How to see Ursida’s meteor shower at its peak tonight

Illustration for an article titled How to See the Ursid Meteor Shower at its peak tonight

Photo: Pozdeyev Vitaly (Shutterstock)

Even like life on Earth continues to deteriorate, cool things happen in space. If you missed the great fusion of Jupiter and Saturn by chance last night, the heavens are graduated to you because you are rejected and given something else to look at: Tthe Ursid meteor shower will peak tonight in the northern hemisphere.

Here’s a little background to tonight’s celestial show, and what you need to know to see how it illuminates the sky near you.

What is Ursid’s meteor shower?

It should not be confused with the Geminid Meteor Shower—which peaked earlier this month (only one event on December a crowded astronomical calendar,, although they are still expected sporadically visible through Sunday) —tUrsids are an annual event that runs across the sky around the winter solstice. They are not as numerous as the Geminids, which peaked on December 13-14 with 120 meteors per hour, according to

Ursids do not cause as much hype, mainly because they come in bursts of about 5-10 at their peak. Yet they are still brilliantly smoldering rocks when you manage to catch them, and occasionally generate more than 100 meteors per hour, although this is very rare, according to EarthSky.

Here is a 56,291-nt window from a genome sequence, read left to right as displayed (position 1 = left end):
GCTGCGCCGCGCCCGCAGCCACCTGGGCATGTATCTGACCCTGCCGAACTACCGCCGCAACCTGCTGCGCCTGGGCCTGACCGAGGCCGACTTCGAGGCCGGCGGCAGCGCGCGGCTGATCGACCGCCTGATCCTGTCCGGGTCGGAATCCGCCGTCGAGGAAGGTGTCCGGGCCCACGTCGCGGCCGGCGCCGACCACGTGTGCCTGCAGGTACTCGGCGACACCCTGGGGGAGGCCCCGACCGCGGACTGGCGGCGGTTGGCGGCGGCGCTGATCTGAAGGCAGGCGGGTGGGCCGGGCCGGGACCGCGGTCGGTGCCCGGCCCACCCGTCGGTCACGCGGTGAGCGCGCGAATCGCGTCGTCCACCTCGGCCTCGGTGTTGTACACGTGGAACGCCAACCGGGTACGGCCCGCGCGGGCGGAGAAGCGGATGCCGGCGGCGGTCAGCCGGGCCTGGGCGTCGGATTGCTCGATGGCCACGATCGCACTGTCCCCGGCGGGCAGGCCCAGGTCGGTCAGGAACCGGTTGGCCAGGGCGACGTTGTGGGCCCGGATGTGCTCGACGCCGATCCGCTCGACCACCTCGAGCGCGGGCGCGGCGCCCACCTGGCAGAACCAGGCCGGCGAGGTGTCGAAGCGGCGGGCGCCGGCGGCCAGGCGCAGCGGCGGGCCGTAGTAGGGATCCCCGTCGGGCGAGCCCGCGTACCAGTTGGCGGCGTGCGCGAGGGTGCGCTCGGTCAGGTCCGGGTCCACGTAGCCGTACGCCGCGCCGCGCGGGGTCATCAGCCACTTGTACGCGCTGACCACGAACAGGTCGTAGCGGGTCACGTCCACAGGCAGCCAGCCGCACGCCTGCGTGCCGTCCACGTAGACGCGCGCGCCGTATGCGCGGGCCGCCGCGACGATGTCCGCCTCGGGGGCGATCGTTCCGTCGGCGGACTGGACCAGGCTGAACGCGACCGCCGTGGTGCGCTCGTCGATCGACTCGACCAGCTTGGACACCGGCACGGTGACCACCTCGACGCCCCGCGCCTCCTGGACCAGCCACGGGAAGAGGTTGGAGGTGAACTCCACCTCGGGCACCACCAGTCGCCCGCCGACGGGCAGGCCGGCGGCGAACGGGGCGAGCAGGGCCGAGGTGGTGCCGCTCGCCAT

Meteorologist Joe Rao explains that the Ursids originate from near the Little Bear:

The Ursids are so named because they seem to flutter from the vicinity of the bright orange star Kochab, in the constellation Ursa Minor, the little bear. Kochab is brighter than the two outer stars in the bowl Little Dipper (the other is Pherkad), who seems to be marching in a circle like a guard around Polaris, the North Star. But while the Geminids are at the top of most meteor observers, they “must see,” the Ursids are usually at the bottom and are usually given scant attention, except for the most attractive meteor observers.

As EarthSky notes, Ursids are a newer phenomenon and were only discovered in the 20th century. You will need a dark sky to catch them.

How to see Urside

I will not stray you: It will help you a lot if you are in the northern hemisphere; people in the southern hemisphere will not have much chance of seeing the show.

There is no hidden secret catch a good look. Aare you really warm clothes and a darkened sky, away from any and every light pollution. Be prepared to stay out late, too EarthSky notes:

If you look from the location of the northern hemisphere at the time of the solstice, you will find the Great Bear and the star Kochab in the northeast around 1:00 a.m. local time. This is approximately the time of night you will want start watching this meteor shower.

They mindnorthern latitudes, as in Canada, will make it easier to spot Ursides, but you’ll need to do a little mapping of the stars to catch them in your full shine. As EarthSky writes:

From far northern latitudes (for example, in Canada), the Little Bear is circumpolar (out all night). From there you will find the star Kochab below Polaris, the North Star, at night. The Kochab (and all the Little Bear stars) orbit Polaris counterclockwise throughout the night, with this star reaching the peak of the night during the hours before dawn.

This is all comes with a warning that you will need to stay outside in the cold to watch the sky, maybe a few hours. But you have bothered too much this year. Just get a warm coat. Tfresh air will come in handy.